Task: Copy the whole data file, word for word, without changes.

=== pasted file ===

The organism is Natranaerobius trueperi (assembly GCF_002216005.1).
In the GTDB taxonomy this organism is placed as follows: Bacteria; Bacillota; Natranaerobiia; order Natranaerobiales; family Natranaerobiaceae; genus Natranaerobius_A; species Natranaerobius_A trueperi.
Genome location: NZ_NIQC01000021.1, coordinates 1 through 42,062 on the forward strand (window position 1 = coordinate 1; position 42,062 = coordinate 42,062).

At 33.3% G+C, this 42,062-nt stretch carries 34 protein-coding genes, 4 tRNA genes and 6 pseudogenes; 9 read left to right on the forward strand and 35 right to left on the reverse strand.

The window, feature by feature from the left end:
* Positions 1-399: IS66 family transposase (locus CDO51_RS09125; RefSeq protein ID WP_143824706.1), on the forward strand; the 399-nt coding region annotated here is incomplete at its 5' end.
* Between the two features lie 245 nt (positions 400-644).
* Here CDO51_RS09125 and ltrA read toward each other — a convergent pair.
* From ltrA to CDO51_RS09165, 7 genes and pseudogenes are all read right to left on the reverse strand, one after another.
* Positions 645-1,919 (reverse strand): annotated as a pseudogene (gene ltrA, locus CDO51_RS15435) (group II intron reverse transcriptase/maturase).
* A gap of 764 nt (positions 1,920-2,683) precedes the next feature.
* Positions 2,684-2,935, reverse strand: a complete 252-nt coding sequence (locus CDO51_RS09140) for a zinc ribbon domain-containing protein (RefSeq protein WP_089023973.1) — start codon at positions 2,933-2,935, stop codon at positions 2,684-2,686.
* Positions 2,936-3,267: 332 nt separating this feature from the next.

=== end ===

The organism is Natranaerobius trueperi (assembly GCF_002216005.1).
In the GTDB taxonomy this organism is placed as follows: Bacteria; Bacillota; Natranaerobiia; order Natranaerobiales; family Natranaerobiaceae; genus Natranaerobius_A; species Natranaerobius_A trueperi.
Genome location: NZ_NIQC01000021.1, coordinates 1 through 42,062 on the forward strand (window position 1 = coordinate 1; position 42,062 = coordinate 42,062).

At 33.3% G+C, this 42,062-nt stretch carries 34 protein-coding genes, 4 tRNA genes and 6 pseudogenes; 9 read left to right on the forward strand and 35 right to left on the reverse strand.

The window, feature by feature from the left end:
* Positions 1-399: IS66 family transposase (locus CDO51_RS09125; RefSeq protein ID WP_143824706.1), on the forward strand; the 399-nt coding region annotated here is incomplete at its 5' end.
* Between the two features lie 245 nt (positions 400-644).
* Here CDO51_RS09125 and ltrA read toward each other — a convergent pair.
* From ltrA to CDO51_RS09165, 7 genes and pseudogenes are all read right to left on the reverse strand, one after another.
* Positions 645-1,919 (reverse strand): annotated as a pseudogene (gene ltrA, locus CDO51_RS15435) (group II intron reverse transcriptase/maturase).
* A gap of 764 nt (positions 1,920-2,683) precedes the next feature.
* Positions 2,684-2,935, reverse strand: a complete 252-nt coding sequence (locus CDO51_RS09140) for a zinc ribbon domain-containing protein (RefSeq protein WP_089023973.1) — start codon at positions 2,933-2,935, stop codon at positions 2,684-2,686.
* Positions 2,936-3,267: 332 nt separating this feature from the next.